I have been enjoying making fruit flans in my new tin. My Lakeland tin is 20cm dia. and makes a flan that serves four. I fancied getting a bigger version and tracked down a 23cm silicone one on the internet, although since then I have discovered that you can also buy them in some French supermarkets and other shops that sell housewares and fancy goods.
Last time I used my silicone flan mould I made a gluten free version that worked extremely well. I had already scaled up the basic Be-Ro book recipe for the bigger flan and then simply substituted Dove’s Farm gluten free flour for the self raising flour in the recipe.
Quick-jel is not gluten free so my original intention was to make up half a packet of Chivers jelly for the glaze. However, after watching the last episode of “Sport relief bake-off” on the telly, I decided to go for a cornflour glaze instead. One of the contestants (I forget who) put jelly on her tart which didn’t set, and Mary Berry – good old Mary – suggested a cornflour or arrowroot glaze instead. I didn’t have any arrowroot but plenty of cornflour so tried that and it worked well.
For some the easiest and safest gluten free dessert is a meringue of some kind, but I think this will be my go-to gluten free pud in future. I still find the thought of making a pavolova quite terrifying. I know people who rustle one up with effortless ease and aplomb but for me it’s a skill I have yet to acquire. A bit like scones……..
3 medium eggs
110g caster sugar
110g gluten free plain flour
1 tsp gluten free baking powder
grated zest of ½ lemon
fresh or frozen raspberries and blueberries (or any tinned fruit you like), thawed or drained (reserve the syrup or juice)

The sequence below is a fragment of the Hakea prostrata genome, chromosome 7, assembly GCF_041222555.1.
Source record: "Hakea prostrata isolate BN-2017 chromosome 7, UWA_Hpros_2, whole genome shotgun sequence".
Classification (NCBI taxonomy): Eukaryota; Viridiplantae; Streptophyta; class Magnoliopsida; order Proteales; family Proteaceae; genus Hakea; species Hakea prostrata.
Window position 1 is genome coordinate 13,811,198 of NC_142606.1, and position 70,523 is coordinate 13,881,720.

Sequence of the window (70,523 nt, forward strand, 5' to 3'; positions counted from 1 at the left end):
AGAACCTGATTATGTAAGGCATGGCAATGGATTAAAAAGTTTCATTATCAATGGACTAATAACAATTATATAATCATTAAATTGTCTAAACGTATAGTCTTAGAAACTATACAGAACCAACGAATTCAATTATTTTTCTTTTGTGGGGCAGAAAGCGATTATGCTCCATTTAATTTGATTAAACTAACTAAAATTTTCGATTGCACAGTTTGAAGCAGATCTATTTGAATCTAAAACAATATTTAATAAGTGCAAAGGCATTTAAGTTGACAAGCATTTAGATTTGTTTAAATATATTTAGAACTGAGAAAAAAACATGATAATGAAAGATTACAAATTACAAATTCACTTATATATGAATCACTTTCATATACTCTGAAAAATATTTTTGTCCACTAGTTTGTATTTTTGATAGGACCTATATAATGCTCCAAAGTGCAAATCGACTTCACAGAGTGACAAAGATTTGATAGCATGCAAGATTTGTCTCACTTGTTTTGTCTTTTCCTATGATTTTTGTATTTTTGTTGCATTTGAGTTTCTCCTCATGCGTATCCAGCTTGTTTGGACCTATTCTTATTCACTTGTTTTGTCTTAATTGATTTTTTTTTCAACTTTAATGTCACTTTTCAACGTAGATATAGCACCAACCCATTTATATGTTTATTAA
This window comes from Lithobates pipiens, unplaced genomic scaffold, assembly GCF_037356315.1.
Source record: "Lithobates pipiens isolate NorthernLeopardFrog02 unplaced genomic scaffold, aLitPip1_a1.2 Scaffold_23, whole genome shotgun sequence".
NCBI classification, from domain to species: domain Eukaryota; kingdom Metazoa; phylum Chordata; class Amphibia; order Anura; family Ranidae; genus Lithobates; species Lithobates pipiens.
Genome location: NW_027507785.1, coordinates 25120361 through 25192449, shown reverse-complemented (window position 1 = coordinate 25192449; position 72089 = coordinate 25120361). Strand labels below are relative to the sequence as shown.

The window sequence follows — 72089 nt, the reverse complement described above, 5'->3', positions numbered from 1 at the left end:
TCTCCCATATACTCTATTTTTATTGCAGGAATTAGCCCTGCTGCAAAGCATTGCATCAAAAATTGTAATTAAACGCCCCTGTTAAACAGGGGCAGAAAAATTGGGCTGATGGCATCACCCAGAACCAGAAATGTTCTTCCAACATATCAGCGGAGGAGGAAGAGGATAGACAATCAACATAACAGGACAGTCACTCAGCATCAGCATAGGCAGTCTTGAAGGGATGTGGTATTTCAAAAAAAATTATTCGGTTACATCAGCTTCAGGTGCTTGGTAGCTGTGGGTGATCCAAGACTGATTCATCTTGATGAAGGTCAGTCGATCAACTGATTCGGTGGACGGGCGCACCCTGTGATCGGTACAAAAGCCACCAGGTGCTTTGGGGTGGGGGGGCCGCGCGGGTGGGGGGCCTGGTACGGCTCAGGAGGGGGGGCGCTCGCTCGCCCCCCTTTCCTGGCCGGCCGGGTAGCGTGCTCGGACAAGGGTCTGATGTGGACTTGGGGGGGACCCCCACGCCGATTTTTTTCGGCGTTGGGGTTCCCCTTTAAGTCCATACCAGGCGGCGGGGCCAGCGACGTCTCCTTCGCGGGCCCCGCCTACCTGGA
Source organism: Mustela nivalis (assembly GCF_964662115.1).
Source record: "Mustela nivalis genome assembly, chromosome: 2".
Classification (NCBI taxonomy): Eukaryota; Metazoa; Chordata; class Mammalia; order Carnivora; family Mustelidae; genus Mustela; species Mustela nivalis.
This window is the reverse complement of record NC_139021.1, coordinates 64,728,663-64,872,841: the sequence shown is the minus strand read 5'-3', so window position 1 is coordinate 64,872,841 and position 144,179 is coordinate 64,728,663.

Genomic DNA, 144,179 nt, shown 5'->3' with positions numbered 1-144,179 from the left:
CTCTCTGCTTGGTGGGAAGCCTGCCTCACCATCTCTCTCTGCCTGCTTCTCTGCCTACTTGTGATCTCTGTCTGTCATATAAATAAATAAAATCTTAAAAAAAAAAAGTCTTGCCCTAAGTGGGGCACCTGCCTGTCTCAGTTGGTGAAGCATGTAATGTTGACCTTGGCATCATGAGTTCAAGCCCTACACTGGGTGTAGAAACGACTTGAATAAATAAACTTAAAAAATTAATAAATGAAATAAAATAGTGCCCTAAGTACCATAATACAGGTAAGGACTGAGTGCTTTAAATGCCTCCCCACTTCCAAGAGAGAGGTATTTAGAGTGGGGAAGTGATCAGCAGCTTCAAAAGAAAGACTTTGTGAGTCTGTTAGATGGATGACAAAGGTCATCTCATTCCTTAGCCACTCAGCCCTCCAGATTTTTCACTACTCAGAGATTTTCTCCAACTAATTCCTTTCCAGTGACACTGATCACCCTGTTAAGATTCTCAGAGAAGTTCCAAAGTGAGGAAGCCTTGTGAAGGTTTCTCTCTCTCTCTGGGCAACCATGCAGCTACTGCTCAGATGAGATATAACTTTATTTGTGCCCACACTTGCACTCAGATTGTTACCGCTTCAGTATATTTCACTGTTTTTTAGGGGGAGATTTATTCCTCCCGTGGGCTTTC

1 tblsp cornflour
1 tblsp caster sugar
60ml fruit juice (or syrup from the tin)
1 tblsp redcurrant jelly
To make the flan case, preheat the oven to 220°C / 200° fan / gas mk 7. Grease a 23cm flan tin and line the raised up bit of the base with a circle of baking paper (to ensure easy removal of the flan). If using a silicone mould I also find it helps to support the centre of the base by putting a biscuit tin lid of the right diameter underneath to prevent it sagging – which makes the base domed rather than flat when the sponge is baked – and to put it on a baking tray.
Break the eggs into a bowl and whisk lightly, using a hand held electric whisk. Then add the sugar and whisk well for several minutes until pale and thick.
Lightly fold in the flour, baking powder and lemon zest. Pour the mixture into the prepared tin and bake for 12-15 minutes, or until golden and firm to the touch. Turn out carefully onto a wire rack.
While the sponge is cooling, make the glaze. Put the cornflour and sugar into a small saucepan and mix to a paste with some of the water. Add the rest of the liquid and the jam and heat gently until boiling. Boil for one minute and cool for ten minutes.
Arrange the fruit in the flan case and spoon the cooled glaze carefully over the fruit. Leave in the fridge or a cool place for the glaze to firm up (it won’t set completely).
I have to make a gluten free dessert every now and then and this would do very well indeed - it looks more planned and special than what I usually produce. You've reminded me that I bought a silicone flan dish in France some years ago so thanks for that, I can try making some flans. Sadly I can't remember where it is and now I need to search through every cupboard and dusty corner until I find it.ReplyDelete
Phil, happy hunting!Delete
I forgot to mention that as the sponge is also fat free, it's a very healthy dessert. If you ignore the sugar, of which there isn't that much really....
It was delicious!ReplyDelete
Gaynor, thank you!Delete
You could of course increase its deliciousness by putting a layer of crème pâtissière or whipped cream under the fruit, or by decorating with whipped cream, 1970's style, just because you can!
That is such a pretty flan - it would take a will of iron to decline a slice!ReplyDelete